Back To Work Because Blurryface Needs The Money
Unsustainable stress in the workplace and its physiological consequences have certainly had a much greater focus in the last couple of decades. Health and safety legislation has had an impact in driving behaviour change by employers to prevent and mitigate stressors to employees. High blood pressure can be independently measured and monitored and is one of those flags that may indicate aggregated stress exposure is having a deleterious effect on an individual. You can graph it.
Less easy to measure but still something we all experience is something delightfully called ‘brain fog’. You know the feeling – inconsistent memory, difficulty keeping your attention on what matters, and fighting your own tongue to speak with clarity. Our brains are the size of our fist, roughly two to four percent of our body mass, yet our brain consumes twenty four percent of our body’s energy every day. It’s a hungry little critter. At times of brain fog, known in those soup commercials as ‘3 o’clockitis’, our laser-like focus is diluted, distracted and distorted. The effort and energy to get back on track just isn’t there, and if you’re relying on soup to sort it out, you might be waiting a while.
The frustration piles on and it becomes a death spiral of an afternoon from a productivity and self-confidence perspective. Worse still, and not nearly acknowledged enough, there’s an accumulative effect.
A couple of years ago, I spent a while in the US. A big hit on the charts at the time was an album by ‘twenty one pilots’ called ‘Blurryface’ from which the biggest hit was a song called ‘Stressed Out’. Front-man Tyler Joseph said, “Blurryface is this character that I came up with that represents a certain level of insecurity”. Despite not existing in reality, Blurryface’s Twitter account has 194,000 followers. That hit song ‘Stressed Out’ starts out as a lament for the simpler times earlier in his life and ends up with the singer getting into a slanging match with Blurryface who insists he gets back to work because “Wake up! We need to make money”!
Alt-rock rap crossovers aside, the message in the lyrics is one of great relevance to employees and those employers with responsibilities for workplace wellness. (Full credit to twenty one pilots for their wisdom, especially as it’s super likely they never had a real job). There is an inherent conflict within us to knuckle down and get the job done, to muscle through the hard parts. Plenty of leadership books speak wisdom similar to Covey’s “Sharpen the saw” in his ‘Seven Habits of Highly Effective People’. Essentially, take a break!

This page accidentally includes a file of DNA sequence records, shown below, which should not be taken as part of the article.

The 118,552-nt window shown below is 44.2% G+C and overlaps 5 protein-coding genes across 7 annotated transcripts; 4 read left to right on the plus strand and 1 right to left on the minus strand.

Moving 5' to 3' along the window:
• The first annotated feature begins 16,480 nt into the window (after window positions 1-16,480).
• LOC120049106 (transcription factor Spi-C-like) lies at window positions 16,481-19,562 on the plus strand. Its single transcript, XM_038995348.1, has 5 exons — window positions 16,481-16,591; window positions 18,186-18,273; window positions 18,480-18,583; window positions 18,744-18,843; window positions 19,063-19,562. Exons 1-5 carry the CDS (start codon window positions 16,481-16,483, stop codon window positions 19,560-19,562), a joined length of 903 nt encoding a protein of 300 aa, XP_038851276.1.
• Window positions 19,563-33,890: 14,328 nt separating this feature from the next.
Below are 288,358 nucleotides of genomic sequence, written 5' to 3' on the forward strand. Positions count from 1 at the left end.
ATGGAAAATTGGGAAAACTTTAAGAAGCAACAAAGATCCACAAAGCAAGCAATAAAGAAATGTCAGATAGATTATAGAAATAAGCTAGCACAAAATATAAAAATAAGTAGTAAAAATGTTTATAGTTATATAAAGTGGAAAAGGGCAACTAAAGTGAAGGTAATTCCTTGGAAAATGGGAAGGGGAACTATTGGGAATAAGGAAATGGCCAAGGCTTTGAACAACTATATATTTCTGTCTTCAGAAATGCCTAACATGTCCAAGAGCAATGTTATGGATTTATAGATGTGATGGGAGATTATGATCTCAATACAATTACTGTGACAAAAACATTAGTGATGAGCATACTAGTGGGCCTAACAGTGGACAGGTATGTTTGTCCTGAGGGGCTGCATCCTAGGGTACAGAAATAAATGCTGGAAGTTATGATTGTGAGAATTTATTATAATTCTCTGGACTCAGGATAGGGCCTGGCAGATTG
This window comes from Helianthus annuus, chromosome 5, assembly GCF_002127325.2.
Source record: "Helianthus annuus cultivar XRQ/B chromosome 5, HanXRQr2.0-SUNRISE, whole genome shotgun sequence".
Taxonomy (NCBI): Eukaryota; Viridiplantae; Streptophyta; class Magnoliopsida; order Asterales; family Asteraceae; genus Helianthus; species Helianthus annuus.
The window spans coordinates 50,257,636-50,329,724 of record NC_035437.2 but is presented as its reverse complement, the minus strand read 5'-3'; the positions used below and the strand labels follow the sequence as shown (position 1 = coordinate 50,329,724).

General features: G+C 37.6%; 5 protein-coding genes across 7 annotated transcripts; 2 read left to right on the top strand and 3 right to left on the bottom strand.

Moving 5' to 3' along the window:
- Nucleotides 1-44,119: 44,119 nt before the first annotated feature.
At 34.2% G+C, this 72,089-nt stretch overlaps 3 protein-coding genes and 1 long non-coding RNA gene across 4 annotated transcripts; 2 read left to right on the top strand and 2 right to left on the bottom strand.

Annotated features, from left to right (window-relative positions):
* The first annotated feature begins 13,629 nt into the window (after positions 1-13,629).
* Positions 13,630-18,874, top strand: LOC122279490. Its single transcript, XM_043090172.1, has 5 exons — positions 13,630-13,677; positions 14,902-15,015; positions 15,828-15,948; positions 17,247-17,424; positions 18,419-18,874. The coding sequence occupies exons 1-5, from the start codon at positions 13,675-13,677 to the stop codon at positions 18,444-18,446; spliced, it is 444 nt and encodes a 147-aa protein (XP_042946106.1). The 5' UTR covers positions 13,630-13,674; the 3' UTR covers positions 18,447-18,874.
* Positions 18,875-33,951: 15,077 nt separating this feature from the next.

It’s hard to argue that a saw that never gets sharpened quickly loses its ability to saw wood swiftly and cleanly. Real saws do get sharpened by people who are reliant on saws. Covey’s metaphor means we should take breaks so when we get back off break, we’ll be more productive. Tru dat (alt rock rap term).
However, if saws were sentient, had mortgages and wanted a promotion with commensurate pay rise, maybe they wouldn’t let themselves be sharpened? Maybe they’d proudly declare how many hours they had sawed today, how much later than the boss they had stayed at work, and they could always get sharpened when they were dead. I have heard actual people say that about themselves in workplaces when told they should take a break.
So, there’s a battle overtly or covertly between some people at work and their bosses over taking breaks. And, if Blurryface is to be believed, there’s often a battle within ourselves about taking breaks too. We know we should, we probably will, just not right now.
One means of lessening brain fog is to remove distractions. Declutter your desk, workspace and your life. Your brain will fire up enough distractions, you do not need to leave obvious visual ones lying around yourself. Some people might perceive a towering and unstable in-tray as a mark of honour. It isn’t, it’s a stressor. Put it out of sight.
The same goes for multi-tasking. Not actually a thing. The best our brains can muster on a good day is ‘rapid task switching’. This is energy inefficient for our brains, so one thing at a time. We need to have absolute clarity at the start of what is important and why, so when competing priorities start slapping you in the face later when you don’t have much resistance, you can fall back on first principles – what is important and why.
At the very least, we should each try to diminish the job stress that is of our own making. Some jobs are inherently stressful, such as the Automobile Association’s Roadside Assistance Officers. They’re constantly heading for a breakdown.
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